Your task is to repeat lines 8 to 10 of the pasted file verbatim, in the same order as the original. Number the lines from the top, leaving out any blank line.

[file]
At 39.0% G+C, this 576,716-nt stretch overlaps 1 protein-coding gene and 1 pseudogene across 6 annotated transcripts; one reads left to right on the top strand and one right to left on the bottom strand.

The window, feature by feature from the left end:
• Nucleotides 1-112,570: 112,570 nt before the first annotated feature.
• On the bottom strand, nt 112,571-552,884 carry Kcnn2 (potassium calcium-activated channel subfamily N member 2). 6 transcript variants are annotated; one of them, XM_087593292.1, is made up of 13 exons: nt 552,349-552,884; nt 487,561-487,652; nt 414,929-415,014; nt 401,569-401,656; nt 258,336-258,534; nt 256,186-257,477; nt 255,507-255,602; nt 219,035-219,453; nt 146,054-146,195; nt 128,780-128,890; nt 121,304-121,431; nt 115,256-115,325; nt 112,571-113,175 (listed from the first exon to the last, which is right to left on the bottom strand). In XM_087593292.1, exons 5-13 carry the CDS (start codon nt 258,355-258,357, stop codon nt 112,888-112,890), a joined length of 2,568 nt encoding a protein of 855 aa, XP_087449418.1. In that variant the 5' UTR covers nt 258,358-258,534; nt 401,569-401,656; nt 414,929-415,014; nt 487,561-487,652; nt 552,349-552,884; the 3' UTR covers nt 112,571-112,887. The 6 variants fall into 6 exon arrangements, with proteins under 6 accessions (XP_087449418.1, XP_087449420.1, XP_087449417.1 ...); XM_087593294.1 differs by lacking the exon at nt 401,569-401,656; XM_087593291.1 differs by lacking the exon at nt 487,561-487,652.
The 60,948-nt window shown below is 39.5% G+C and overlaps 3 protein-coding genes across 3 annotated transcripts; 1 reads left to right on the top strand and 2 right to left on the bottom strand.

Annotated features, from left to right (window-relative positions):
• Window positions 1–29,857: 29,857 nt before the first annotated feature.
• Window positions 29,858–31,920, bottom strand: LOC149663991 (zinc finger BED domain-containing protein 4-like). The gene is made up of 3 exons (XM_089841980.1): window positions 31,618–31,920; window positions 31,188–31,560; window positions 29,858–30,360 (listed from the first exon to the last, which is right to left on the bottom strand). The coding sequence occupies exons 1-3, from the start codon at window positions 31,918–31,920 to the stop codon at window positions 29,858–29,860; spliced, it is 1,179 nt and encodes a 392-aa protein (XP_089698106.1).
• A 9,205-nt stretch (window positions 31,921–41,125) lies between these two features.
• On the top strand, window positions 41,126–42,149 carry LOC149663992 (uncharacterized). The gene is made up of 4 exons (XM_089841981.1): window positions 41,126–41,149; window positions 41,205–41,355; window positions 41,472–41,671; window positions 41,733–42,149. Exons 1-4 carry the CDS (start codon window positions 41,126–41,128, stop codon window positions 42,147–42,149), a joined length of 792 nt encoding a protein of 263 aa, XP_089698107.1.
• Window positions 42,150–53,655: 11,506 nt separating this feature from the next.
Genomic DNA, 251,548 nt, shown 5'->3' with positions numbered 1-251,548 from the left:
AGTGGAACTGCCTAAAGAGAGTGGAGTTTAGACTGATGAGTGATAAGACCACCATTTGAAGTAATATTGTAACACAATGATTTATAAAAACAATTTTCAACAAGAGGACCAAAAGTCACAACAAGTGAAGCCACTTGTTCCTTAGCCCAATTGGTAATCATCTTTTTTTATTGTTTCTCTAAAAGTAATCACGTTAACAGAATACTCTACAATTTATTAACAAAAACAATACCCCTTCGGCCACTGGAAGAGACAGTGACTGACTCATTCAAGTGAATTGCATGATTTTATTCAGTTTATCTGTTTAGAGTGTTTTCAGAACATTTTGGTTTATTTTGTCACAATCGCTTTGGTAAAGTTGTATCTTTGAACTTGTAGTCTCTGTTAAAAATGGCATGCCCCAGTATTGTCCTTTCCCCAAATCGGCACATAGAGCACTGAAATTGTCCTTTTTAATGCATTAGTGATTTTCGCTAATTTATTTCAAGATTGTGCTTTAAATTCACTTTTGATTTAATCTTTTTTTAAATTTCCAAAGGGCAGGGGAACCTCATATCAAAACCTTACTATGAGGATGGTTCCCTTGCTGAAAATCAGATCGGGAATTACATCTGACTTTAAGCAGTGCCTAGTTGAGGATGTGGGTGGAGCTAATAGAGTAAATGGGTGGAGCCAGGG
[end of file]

• Window positions 29,858–31,920, bottom strand: LOC149663991 (zinc finger BED domain-containing protein 4-like). The gene is made up of 3 exons (XM_089841980.1): window positions 31,618–31,920; window positions 31,188–31,560; window positions 29,858–30,360 (listed from the first exon to the last, which is right to left on the bottom strand). The coding sequence occupies exons 1-3, from the start codon at window positions 31,918–31,920 to the stop codon at window positions 29,858–29,860; spliced, it is 1,179 nt and encodes a 392-aa protein (XP_089698106.1).
• A 9,205-nt stretch (window positions 31,921–41,125) lies between these two features.
• On the top strand, window positions 41,126–42,149 carry LOC149663992 (uncharacterized). The gene is made up of 4 exons (XM_089841981.1): window positions 41,126–41,149; window positions 41,205–41,355; window positions 41,472–41,671; window positions 41,733–42,149. Exons 1-4 carry the CDS (start codon window positions 41,126–41,128, stop codon window positions 42,147–42,149), a joined length of 792 nt encoding a protein of 263 aa, XP_089698107.1.